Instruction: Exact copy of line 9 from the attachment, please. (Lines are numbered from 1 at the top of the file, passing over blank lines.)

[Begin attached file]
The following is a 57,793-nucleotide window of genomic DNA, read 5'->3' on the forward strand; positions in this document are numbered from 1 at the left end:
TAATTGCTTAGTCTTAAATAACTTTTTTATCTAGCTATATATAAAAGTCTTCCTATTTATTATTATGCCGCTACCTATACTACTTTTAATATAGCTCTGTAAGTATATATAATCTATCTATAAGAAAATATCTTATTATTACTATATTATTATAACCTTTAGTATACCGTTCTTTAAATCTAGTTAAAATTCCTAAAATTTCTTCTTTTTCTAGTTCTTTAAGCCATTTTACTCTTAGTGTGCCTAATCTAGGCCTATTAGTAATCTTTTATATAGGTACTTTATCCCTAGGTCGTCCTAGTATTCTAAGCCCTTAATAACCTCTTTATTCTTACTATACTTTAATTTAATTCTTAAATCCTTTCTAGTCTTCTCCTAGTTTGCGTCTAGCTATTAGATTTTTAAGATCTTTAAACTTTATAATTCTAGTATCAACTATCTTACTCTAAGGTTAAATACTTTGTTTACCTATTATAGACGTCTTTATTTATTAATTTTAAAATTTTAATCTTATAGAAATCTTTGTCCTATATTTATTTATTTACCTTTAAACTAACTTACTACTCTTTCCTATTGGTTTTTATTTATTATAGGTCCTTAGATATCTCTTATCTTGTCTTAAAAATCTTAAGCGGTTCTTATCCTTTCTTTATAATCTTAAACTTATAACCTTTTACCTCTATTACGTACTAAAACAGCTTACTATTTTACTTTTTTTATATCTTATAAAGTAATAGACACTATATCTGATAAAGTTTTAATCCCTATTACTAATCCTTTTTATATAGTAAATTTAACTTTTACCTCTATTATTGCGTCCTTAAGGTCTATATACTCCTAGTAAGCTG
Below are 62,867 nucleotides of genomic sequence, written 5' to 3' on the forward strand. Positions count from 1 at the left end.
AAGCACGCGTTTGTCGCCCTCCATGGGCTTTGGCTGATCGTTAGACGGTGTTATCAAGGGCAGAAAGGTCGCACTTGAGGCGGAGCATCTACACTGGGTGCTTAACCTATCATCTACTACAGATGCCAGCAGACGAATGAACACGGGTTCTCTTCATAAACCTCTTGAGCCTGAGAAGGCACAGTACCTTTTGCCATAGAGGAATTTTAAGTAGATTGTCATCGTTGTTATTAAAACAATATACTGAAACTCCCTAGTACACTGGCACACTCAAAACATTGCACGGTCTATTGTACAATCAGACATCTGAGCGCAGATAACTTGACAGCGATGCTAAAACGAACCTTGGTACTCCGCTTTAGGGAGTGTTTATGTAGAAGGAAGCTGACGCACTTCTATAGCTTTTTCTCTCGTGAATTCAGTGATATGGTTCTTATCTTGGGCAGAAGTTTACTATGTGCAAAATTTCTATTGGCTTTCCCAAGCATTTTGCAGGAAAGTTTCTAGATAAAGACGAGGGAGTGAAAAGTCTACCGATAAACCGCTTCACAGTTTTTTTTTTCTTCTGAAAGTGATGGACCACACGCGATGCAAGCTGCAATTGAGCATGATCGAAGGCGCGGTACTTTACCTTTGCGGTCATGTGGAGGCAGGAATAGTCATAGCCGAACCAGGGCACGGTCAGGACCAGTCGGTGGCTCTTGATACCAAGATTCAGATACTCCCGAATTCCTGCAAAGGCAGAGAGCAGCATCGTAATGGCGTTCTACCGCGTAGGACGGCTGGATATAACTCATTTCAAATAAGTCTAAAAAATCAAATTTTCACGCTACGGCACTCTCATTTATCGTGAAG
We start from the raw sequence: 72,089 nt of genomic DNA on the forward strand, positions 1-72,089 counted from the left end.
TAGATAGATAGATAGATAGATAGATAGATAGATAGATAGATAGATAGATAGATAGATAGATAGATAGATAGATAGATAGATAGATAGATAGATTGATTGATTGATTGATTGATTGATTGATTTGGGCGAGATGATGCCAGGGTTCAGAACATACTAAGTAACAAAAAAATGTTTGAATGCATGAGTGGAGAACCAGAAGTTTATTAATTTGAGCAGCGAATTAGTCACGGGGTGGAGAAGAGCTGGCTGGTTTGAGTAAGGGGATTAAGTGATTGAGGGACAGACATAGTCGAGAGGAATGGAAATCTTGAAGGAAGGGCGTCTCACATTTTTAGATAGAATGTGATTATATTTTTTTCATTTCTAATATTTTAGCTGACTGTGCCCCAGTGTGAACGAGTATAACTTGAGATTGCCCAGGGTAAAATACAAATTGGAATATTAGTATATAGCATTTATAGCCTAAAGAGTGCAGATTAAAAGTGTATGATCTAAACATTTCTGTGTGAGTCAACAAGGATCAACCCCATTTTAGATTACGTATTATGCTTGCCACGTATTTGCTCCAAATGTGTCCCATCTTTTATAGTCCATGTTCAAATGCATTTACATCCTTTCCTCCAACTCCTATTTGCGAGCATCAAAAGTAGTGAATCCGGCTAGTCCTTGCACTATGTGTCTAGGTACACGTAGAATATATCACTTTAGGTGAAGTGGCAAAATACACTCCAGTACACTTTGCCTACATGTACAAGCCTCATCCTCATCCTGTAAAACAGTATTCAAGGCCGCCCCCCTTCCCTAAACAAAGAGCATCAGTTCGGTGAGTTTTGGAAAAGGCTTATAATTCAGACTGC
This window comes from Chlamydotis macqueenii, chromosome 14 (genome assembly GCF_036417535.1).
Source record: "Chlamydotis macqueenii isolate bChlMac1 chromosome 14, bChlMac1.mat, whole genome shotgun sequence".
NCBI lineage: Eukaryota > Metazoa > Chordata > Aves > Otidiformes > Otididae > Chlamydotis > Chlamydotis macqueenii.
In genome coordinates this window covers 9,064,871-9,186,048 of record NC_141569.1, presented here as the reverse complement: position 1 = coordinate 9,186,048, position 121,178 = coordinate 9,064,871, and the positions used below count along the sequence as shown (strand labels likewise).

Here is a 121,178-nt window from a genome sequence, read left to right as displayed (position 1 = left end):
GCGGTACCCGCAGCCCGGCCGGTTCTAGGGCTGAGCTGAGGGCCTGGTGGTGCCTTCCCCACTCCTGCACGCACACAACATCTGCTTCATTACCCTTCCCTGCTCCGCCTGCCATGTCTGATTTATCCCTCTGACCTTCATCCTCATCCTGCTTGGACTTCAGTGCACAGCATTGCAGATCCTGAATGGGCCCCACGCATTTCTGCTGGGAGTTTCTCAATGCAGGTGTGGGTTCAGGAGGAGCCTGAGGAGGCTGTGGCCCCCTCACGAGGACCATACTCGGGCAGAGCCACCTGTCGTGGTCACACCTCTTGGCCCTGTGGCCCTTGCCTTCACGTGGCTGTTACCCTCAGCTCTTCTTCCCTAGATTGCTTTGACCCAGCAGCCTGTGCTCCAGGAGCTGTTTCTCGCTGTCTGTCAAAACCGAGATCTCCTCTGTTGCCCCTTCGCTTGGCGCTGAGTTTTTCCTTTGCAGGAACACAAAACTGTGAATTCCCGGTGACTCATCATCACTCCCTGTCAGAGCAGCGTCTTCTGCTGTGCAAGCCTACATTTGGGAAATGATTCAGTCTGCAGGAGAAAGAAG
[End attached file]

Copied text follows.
NCBI lineage: Eukaryota > Metazoa > Chordata > Aves > Otidiformes > Otididae > Chlamydotis > Chlamydotis macqueenii.